charge of a “Commission to Study the Financial Problems of Liberal Arts Colleges” throughout the nation. They gave Wagner until May 3 to accept or reject the offer. Rejection, however, meant dismissal, so the intent was for Wagner to be removed from office either way. A discussion followed regarding “possible persons who might be able to save the college from ruin.” Hugh McKean, the art professor and Holt protégé, emerged as the preferred candidate and was conferred something akin to president-inwaiting status. Haynes personally discussed the trustees’ proposal with Wagner, who seemed genuinely interested in the prospect of heading such a commission. Still, he tearfully said, he wanted most of all to remain president of the college. Hayes simply couldn’t convince him that this option wasn’t being offered. Again, Wagner agreed only to give the matter serious thought. But by the time May 3 arrived, he had not responded to the trustees. McKean then automatically became acting president, despite Wagner’s continued — and obviously unwelcome — presence on campus. In fact, Wagner still occupied the president’s office in Warren Hall, compelling the man tapped as his replacement to set up shop in the nearby Morse Art Gallery, which he directed and which his wife, Jeannette, had founded. Rollins, implausibly, now had two presidents. Wagner, who had technically not yet been fired — at least not in a manner that he regarded as legitimate — marshaled support where he could find it. A “Citizens Committee for Rollins College” placed a full-page ad in the Orlando Morning Sentinel beseeching locals to rally around a man whom the campus community had vehemently rejected. On May 10, a majority of students walked out of classes and refused to return until Wagner resigned. Wagner called a faculty meeting the following day to determine “what action the faculty wished to take toward the student strike.” The unsurprisingly hostile gathering lasted all of 15 minutes. Two days later, the college’s deans announced that “in order to restore harmony,” they would begin working with McKean rather than Wagner. A group of trustees headed by Carrison met with Wagner, hoping against hope to persuade him to resign quietly, thereby ending the standoff and preserving for him some measure of personal dignity. It was not to be. “Paul, this is getting us nowhere,” Carrison told Wagner. “The time has come when we cannot negotiate any further.” It could be argued that the time had, in fact, long passed. Carrison then handed Wagner a letter of dismissal, left the meeting and walked to the Morse Gallery of Art, where a press conference had been arranged and where a sizable group of fac-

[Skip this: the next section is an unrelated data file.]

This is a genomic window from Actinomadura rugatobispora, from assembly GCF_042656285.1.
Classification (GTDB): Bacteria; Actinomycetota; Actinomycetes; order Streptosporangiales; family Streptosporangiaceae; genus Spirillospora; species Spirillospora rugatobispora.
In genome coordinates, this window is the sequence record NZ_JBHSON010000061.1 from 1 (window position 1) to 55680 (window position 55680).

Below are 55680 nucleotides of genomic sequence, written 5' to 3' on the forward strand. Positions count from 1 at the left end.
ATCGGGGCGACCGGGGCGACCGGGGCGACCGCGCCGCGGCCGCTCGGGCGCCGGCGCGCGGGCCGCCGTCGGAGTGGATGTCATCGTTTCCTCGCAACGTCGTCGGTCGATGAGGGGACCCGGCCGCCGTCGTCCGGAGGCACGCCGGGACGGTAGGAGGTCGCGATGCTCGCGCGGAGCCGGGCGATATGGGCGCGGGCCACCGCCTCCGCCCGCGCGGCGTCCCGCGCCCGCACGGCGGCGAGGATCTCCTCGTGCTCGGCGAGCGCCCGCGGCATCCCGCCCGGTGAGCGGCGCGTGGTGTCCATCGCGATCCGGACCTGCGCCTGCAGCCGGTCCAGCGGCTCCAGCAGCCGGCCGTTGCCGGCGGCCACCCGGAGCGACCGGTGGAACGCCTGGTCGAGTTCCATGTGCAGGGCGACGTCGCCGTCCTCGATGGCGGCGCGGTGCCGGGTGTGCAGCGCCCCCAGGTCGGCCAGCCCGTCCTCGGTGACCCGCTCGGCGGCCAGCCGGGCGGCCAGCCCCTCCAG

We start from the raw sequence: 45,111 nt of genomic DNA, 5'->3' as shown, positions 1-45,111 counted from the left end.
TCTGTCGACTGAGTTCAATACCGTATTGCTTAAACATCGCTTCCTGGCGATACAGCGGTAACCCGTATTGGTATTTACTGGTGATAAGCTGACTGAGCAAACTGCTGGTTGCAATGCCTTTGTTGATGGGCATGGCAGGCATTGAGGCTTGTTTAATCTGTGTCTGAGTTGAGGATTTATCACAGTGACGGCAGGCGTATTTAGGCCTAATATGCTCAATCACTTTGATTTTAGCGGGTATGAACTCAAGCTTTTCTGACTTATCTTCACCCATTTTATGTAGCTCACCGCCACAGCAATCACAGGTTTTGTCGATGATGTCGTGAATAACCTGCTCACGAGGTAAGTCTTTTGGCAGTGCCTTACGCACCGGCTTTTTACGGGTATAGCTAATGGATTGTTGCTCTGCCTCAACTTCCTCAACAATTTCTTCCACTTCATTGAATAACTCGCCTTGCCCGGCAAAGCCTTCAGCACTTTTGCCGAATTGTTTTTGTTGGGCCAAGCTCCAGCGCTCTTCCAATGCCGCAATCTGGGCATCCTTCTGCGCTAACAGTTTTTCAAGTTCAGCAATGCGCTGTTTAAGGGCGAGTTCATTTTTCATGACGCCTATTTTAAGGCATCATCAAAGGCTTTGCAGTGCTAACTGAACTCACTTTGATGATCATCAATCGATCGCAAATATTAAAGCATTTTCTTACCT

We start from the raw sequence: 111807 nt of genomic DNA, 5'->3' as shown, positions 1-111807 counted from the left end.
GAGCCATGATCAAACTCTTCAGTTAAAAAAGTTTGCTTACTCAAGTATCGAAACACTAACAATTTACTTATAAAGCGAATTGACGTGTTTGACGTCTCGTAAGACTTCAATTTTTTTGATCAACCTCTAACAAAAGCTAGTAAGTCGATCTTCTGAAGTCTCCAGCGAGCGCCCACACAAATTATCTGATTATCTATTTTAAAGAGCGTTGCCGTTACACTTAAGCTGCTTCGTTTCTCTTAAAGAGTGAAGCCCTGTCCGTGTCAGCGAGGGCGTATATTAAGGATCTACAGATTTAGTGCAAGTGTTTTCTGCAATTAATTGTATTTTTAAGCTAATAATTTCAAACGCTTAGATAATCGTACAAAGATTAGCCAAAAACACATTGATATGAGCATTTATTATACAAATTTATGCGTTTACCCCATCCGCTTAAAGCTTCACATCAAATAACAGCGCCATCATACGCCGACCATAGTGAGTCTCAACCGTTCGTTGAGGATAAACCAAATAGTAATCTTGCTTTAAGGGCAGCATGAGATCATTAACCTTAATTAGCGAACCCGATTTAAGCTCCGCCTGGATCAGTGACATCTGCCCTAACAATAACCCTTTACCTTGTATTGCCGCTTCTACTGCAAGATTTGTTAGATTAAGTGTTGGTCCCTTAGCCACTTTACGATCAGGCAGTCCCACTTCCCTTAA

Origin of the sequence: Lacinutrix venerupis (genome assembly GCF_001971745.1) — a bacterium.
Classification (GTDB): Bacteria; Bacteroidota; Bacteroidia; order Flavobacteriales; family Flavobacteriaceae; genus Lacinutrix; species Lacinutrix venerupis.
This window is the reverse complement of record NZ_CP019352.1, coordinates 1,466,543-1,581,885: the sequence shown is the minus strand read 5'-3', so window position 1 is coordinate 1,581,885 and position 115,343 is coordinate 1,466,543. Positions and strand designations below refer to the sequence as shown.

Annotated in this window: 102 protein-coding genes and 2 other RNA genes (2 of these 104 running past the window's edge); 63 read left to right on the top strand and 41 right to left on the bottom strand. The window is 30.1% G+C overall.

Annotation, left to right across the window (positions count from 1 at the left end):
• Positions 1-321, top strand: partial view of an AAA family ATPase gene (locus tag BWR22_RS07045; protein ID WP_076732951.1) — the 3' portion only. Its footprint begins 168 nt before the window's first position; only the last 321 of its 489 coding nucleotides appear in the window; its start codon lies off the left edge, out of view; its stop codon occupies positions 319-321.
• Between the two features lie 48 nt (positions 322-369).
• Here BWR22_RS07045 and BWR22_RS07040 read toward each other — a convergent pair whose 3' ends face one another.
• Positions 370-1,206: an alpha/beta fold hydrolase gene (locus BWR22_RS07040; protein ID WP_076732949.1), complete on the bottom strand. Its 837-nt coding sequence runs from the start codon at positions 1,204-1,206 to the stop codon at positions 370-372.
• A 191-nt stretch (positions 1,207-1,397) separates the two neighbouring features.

lando papers. The first ad asked “Who Owns Rollins College?” It listed the names of the trustees who had attended the New York meeting, and implied that they had acted illegally. The second ad, labeled “Fair Play the American Way,” accused the trustees of defaulting on their promise to back Wagner following the downsizing decision. An anti-Wagner group responded with its own full-page ad, explaining “What Rollins is Trying to Achieve.” On May 21, Wagner filed a $500,000 lawsuit against the 11 trustees who had voted for his dismissal. And then, to further complicate matters, the Florida Legislature inserted itself. The local legislative delegation, at the behest of influential pro-Wagner campaigners, had pushed through a bill ousting all out-of-state members from the board of trustees. “It is the duty of the Legislature,” the pro-Wagner committee declared, “to remove this valuable asset of the state from the grasp of a small group of selfish and irresponsible men from other states and their rabble-rousing followers on the campus, and put it under the control of open-minded, capable people close to the situation and aware of the interests of Central Florida and the whole state.” News of the bill threw the campus into turmoil once again. A hastily called meeting of faculty, students and townspeople resulted in a “Friends of the College Committee,” which began mobilizing opposition. More than 200 people in cars and buses traveled to Tallahassee seeking to scuttle the bill, which was seen as unprecedented meddling in the internal affairs of a private institution of higher learning. In the face of mounting pressure, representatives asked Governor Fuller Warren to return the bill for a second consideration and, on May 28, both houses unanimously rescinded the ill-conceived legislation.